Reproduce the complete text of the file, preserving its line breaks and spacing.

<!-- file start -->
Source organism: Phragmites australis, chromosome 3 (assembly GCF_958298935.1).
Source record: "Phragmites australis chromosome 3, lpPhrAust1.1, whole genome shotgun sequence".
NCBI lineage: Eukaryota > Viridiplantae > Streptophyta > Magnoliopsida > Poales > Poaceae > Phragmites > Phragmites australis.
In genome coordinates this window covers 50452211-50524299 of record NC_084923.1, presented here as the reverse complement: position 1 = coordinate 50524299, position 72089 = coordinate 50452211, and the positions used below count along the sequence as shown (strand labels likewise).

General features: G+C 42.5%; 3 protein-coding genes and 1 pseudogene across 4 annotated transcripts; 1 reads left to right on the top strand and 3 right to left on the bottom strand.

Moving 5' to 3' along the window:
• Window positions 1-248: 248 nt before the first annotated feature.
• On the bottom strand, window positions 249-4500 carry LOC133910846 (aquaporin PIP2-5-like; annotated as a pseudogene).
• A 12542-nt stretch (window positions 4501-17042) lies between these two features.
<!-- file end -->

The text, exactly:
Source organism: Phragmites australis, chromosome 3 (assembly GCF_958298935.1).
Source record: "Phragmites australis chromosome 3, lpPhrAust1.1, whole genome shotgun sequence".
NCBI lineage: Eukaryota > Viridiplantae > Streptophyta > Magnoliopsida > Poales > Poaceae > Phragmites > Phragmites australis.
In genome coordinates this window covers 50452211-50524299 of record NC_084923.1, presented here as the reverse complement: position 1 = coordinate 50524299, position 72089 = coordinate 50452211, and the positions used below count along the sequence as shown (strand labels likewise).

General features: G+C 42.5%; 3 protein-coding genes and 1 pseudogene across 4 annotated transcripts; 1 reads left to right on the top strand and 3 right to left on the bottom strand.

Moving 5' to 3' along the window:
• Window positions 1-248: 248 nt before the first annotated feature.
• On the bottom strand, window positions 249-4500 carry LOC133910846 (aquaporin PIP2-5-like; annotated as a pseudogene).
• A 12542-nt stretch (window positions 4501-17042) lies between these two features.